Quijano: Was Wilder exposed?

Jingo Quijano

IT SEEMS like Deontay Wilder-Tyson Fury III is now penciled for July 18 after Wilder opted to exercise the compulsory rematch option. The question on most people’s minds now is whether we can expect a different outcome as Wilder was totally outclassed in their second meeting.

Not Exposed. Speaking of that fight, some experts have gone so far as to say that Wilder was exposed in the rematch. I respectfully beg to differ with the experts. We already knew Wilder was a big puncher and nothing more. He had no decent technique. Wilder himself admitted as much by saying his opponents can be correct for 35 minutes, while he only has to be for one second.

His success was predicated on his knockout prowess and nothing more. But that’s not so say that’s an easy feat either. To be as successful as he was, punching power alone was not enough. He was pretty accurate too and had impeccable timing. Plus, he had to have the requisite stamina to carry his power deep into a fight.

But other than that, it’s safe to say nobody is going to mistake him for a Vasyl Lomachenko. When you say he was exposed, I don’t have a friggin’ idea what you are talking about, with all due respect. He was a one-trick pony for the whole world to see. He was always going for the knockout and it was just a matter of time before he was going to be outboxed and defeated.

Weight. Speaking of stamina, Wilder looked out of it by the third round. His excuse that he was tired after carrying around his 30-pound costume for 20 minutes before the fight started is ludicrous. Granted, it might have given him some discomfort, but it was his choice and at this level, you have no business fighting for a championship if you get tired after carrying some extra weight for a few minutes.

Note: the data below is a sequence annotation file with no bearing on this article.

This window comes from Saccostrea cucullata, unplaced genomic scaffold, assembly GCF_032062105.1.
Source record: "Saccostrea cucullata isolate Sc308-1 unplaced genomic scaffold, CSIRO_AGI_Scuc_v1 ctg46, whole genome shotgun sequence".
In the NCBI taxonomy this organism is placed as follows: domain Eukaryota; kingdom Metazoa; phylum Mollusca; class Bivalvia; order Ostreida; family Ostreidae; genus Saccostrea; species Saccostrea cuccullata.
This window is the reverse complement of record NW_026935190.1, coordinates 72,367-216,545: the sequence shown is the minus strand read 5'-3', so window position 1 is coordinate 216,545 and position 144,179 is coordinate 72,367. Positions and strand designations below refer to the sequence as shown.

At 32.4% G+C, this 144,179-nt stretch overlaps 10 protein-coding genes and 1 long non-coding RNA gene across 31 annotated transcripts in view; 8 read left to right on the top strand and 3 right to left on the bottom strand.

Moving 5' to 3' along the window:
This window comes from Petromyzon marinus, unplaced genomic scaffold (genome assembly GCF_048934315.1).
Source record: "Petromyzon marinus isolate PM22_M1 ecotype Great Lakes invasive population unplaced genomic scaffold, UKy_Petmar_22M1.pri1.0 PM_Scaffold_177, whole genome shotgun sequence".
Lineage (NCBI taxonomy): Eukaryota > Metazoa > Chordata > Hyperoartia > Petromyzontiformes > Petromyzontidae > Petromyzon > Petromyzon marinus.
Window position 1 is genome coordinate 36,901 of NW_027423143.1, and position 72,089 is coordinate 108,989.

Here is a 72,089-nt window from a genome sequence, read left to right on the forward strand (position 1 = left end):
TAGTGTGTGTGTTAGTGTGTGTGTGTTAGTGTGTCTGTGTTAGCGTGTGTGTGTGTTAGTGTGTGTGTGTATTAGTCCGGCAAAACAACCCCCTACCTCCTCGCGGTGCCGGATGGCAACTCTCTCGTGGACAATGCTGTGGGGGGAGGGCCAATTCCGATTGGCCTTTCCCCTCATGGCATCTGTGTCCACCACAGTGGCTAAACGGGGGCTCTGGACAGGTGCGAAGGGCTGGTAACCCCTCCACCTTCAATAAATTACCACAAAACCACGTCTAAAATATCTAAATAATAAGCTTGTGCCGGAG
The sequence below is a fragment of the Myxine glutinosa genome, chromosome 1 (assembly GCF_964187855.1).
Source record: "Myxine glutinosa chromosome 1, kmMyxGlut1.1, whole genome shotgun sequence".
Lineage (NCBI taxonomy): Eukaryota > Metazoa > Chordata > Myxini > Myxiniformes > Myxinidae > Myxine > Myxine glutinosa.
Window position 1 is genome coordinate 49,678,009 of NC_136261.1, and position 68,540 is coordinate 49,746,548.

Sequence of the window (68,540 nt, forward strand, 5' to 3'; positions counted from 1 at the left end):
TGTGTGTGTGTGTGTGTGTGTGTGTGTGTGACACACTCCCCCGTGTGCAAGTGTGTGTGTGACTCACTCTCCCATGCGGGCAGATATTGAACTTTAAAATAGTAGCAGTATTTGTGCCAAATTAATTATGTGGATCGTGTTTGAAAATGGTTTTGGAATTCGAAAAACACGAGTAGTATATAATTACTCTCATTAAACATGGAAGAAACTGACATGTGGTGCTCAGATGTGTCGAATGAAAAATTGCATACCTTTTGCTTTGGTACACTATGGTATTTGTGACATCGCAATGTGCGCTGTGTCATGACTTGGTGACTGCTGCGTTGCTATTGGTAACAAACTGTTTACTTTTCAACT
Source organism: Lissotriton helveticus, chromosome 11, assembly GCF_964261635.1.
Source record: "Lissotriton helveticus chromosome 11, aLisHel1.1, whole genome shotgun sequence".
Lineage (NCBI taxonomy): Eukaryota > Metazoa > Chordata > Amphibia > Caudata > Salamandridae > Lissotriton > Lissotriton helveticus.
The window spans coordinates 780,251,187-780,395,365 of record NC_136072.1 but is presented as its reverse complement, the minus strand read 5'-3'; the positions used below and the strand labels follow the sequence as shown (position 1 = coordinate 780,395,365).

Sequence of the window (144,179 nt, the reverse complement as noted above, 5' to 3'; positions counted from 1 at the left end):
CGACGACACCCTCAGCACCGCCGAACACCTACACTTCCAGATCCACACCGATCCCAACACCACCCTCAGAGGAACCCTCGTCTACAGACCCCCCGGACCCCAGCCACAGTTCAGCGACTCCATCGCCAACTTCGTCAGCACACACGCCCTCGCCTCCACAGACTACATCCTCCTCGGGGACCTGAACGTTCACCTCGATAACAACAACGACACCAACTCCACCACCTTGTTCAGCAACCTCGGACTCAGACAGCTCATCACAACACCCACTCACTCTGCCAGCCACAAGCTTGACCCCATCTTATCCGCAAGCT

What I would like his team to ponder on—and I think this might be relevant—was his decision to bulk up to 231 pounds and come in at his heaviest for his career. He had achieved a nine-percent knockout ratio and knocked down Fury twice in their first fight. As the adage goes—if it ain’t broken, there was nothing to fix, right?

It was conceivable that all that extra weight on his upper body was what got him tired and winded, not the costume. So Deontay, get back to training, get your head on straight and ditch the costumes. If I were you, I would worry more about the very awkward, but quite prolific undisputed heavyweight champion in front of you who throws unorthodox punches from unexpected angles. Something tells me you are going to need more than that eraser of a right hand to have a chance come July.

And oh, I heard that George Foreman has offered to work with you and train you. Now, that’s an offer you should take. Ol’ George will definitely be giving sage advice on how not to get tired and still knock people out.

Last Round. It’s on a guy I’d happily play cornerman for any time, any place, my bff -- Dr. Oliver Baclig who recently celebrated his birthday. Cheers, bro!